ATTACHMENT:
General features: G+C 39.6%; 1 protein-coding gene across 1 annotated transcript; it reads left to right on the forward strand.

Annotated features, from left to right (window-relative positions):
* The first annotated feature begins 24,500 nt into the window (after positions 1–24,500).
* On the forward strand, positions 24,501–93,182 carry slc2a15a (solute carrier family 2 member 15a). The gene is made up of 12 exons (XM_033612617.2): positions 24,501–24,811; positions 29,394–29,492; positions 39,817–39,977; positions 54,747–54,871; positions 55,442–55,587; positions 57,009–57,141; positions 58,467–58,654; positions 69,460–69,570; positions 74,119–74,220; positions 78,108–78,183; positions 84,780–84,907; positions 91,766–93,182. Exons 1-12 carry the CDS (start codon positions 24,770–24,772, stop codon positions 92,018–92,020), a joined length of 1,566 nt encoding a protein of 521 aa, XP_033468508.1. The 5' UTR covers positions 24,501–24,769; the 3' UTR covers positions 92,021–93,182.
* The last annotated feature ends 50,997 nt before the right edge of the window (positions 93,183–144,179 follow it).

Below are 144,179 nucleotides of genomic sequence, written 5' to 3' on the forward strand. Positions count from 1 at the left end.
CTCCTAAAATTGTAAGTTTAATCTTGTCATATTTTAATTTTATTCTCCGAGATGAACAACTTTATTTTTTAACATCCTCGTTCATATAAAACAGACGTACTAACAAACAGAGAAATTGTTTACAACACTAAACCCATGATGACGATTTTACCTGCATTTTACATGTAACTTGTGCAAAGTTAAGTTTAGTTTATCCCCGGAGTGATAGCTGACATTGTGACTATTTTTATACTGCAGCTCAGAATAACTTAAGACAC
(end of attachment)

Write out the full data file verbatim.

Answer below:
General features: G+C 39.6%; 1 protein-coding gene across 1 annotated transcript; it reads left to right on the forward strand.

Annotated features, from left to right (window-relative positions):
* The first annotated feature begins 24,500 nt into the window (after positions 1–24,500).
* On the forward strand, positions 24,501–93,182 carry slc2a15a (solute carrier family 2 member 15a). The gene is made up of 12 exons (XM_033612617.2): positions 24,501–24,811; positions 29,394–29,492; positions 39,817–39,977; positions 54,747–54,871; positions 55,442–55,587; positions 57,009–57,141; positions 58,467–58,654; positions 69,460–69,570; positions 74,119–74,220; positions 78,108–78,183; positions 84,780–84,907; positions 91,766–93,182. Exons 1-12 carry the CDS (start codon positions 24,770–24,772, stop codon positions 92,018–92,020), a joined length of 1,566 nt encoding a protein of 521 aa, XP_033468508.1. The 5' UTR covers positions 24,501–24,769; the 3' UTR covers positions 92,021–93,182.
* The last annotated feature ends 50,997 nt before the right edge of the window (positions 93,183–144,179 follow it).

Below are 144,179 nucleotides of genomic sequence, written 5' to 3' on the forward strand. Positions count from 1 at the left end.
CTCCTAAAATTGTAAGTTTAATCTTGTCATATTTTAATTTTATTCTCCGAGATGAACAACTTTATTTTTTAACATCCTCGTTCATATAAAACAGACGTACTAACAAACAGAGAAATTGTTTACAACACTAAACCCATGATGACGATTTTACCTGCATTTTACATGTAACTTGTGCAAAGTTAAGTTTAGTTTATCCCCGGAGTGATAGCTGACATTGTGACTATTTTTATACTGCAGCTCAGAATAACTTAAGACAC